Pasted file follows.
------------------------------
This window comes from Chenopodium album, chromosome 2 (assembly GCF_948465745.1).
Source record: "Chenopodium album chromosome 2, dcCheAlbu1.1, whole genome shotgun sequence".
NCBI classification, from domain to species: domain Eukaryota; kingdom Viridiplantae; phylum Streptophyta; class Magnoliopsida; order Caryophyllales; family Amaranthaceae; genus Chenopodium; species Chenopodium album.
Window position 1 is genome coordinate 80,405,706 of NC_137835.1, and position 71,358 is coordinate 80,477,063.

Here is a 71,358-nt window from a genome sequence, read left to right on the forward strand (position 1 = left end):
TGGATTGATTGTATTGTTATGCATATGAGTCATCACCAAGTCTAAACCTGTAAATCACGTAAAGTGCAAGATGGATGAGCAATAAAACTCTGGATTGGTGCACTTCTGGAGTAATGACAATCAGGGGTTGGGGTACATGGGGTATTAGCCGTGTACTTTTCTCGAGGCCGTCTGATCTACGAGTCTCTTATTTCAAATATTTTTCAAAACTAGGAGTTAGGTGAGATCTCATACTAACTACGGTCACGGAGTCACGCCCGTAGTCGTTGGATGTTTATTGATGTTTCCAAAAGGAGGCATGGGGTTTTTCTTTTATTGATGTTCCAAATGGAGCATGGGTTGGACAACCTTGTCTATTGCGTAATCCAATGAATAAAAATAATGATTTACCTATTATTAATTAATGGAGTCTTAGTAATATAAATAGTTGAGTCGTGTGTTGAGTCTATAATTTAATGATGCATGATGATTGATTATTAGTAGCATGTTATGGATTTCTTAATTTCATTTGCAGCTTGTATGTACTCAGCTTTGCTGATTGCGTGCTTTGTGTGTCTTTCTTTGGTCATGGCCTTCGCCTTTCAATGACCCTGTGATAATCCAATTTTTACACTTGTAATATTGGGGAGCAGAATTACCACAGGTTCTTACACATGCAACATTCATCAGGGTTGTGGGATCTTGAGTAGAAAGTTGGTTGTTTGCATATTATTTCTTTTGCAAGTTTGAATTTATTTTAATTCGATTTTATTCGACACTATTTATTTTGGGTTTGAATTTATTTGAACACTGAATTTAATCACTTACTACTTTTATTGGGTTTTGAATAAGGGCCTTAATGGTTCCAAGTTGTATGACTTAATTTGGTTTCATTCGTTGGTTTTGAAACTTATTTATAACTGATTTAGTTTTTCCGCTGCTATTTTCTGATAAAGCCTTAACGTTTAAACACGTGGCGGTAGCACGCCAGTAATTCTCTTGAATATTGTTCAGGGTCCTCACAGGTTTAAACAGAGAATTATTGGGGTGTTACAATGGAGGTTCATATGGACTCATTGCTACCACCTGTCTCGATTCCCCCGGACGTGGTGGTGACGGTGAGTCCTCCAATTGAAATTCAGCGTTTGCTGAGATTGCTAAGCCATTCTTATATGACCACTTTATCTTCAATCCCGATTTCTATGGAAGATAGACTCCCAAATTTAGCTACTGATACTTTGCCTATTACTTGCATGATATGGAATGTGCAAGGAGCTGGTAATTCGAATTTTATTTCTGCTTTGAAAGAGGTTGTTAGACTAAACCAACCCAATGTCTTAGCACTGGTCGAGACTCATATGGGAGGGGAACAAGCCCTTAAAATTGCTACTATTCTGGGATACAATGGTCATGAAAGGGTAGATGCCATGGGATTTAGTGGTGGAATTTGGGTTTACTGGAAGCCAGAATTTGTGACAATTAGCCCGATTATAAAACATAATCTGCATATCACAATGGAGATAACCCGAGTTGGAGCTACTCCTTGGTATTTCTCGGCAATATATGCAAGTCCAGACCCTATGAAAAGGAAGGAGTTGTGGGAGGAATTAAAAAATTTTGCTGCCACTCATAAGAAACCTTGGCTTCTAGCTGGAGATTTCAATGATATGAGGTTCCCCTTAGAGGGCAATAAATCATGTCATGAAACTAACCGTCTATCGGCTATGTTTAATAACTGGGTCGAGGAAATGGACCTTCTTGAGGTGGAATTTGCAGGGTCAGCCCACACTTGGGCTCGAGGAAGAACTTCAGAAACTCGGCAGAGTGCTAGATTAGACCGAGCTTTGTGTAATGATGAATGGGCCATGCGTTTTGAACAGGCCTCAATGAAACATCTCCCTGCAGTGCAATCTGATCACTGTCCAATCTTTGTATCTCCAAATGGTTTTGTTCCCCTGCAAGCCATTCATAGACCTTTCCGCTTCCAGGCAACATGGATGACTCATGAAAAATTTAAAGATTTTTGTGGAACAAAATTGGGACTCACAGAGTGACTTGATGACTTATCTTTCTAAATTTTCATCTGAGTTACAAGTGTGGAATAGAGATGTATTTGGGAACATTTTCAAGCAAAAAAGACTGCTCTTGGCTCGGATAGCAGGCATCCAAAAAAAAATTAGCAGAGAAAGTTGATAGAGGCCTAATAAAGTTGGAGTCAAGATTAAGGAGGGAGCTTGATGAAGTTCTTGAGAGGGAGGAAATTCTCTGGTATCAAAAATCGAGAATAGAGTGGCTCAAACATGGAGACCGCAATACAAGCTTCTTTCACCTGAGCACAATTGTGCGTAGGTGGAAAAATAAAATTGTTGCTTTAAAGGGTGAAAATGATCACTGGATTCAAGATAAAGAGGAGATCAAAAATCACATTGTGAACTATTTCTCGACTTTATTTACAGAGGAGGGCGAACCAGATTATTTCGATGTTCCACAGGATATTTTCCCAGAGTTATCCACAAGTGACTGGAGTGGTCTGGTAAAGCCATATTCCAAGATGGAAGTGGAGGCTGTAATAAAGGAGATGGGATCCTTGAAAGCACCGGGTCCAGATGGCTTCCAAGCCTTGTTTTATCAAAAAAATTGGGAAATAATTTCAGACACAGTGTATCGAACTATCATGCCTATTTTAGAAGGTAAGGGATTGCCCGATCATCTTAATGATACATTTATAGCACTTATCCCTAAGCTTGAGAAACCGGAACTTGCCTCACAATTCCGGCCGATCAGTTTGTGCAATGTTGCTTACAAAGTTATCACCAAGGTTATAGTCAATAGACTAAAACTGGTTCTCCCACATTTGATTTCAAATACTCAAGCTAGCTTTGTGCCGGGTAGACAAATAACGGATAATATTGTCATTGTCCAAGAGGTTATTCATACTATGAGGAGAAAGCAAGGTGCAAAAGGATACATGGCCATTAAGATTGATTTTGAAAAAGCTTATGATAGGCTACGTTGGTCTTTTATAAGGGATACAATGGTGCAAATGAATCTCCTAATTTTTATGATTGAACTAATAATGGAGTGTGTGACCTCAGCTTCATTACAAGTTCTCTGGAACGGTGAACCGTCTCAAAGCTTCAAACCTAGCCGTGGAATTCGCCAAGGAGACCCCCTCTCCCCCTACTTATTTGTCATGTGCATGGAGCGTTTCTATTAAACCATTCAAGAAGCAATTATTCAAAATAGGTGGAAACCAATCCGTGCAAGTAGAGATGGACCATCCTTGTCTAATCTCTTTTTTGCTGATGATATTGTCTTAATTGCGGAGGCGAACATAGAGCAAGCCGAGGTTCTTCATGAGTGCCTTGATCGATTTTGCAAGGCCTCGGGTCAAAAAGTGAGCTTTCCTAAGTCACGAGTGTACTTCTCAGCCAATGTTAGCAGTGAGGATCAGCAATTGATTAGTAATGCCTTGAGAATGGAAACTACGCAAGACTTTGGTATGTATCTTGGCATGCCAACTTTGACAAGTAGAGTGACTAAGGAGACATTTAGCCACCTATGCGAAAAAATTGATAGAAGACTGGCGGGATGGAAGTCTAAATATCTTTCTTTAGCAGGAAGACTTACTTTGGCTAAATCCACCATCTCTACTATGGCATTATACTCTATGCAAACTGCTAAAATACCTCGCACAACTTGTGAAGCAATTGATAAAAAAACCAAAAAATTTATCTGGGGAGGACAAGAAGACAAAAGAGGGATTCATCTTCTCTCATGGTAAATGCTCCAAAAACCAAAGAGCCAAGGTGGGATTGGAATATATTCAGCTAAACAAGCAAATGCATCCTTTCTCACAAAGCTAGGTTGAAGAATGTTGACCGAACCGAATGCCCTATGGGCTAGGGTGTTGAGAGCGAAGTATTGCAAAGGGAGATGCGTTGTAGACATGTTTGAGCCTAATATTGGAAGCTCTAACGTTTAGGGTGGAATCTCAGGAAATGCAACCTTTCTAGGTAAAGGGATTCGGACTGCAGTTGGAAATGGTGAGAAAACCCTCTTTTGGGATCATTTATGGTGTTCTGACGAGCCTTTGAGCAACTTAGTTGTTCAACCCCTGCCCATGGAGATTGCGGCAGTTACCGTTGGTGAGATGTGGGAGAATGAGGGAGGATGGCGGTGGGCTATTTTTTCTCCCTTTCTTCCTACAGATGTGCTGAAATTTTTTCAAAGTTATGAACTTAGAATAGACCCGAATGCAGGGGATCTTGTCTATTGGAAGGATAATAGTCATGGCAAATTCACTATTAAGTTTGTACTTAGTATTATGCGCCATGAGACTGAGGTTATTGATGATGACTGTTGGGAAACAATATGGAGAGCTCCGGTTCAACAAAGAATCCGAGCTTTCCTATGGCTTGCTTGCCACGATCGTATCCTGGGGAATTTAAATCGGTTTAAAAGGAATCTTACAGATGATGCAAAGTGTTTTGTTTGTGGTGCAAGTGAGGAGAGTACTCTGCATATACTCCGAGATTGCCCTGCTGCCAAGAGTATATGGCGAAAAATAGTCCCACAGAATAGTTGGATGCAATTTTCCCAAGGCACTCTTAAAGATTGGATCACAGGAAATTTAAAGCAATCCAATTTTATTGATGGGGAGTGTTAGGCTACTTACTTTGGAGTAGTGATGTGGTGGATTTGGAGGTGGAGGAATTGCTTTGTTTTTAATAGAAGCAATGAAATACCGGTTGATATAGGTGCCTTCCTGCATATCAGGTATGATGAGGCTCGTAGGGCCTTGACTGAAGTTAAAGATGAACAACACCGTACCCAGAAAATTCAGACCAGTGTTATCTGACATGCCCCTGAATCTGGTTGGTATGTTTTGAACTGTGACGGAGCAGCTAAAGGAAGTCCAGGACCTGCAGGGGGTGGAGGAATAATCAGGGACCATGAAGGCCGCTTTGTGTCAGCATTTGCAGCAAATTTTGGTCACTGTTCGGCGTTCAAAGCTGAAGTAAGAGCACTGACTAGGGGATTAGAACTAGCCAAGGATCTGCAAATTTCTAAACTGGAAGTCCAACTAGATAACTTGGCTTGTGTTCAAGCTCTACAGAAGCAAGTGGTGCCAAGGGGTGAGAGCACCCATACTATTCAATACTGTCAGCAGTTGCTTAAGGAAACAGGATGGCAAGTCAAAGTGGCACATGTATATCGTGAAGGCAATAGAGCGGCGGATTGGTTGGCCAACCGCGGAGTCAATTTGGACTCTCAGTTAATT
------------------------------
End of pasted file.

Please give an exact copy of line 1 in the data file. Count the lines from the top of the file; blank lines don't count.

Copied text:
This window comes from Chenopodium album, chromosome 2 (assembly GCF_948465745.1).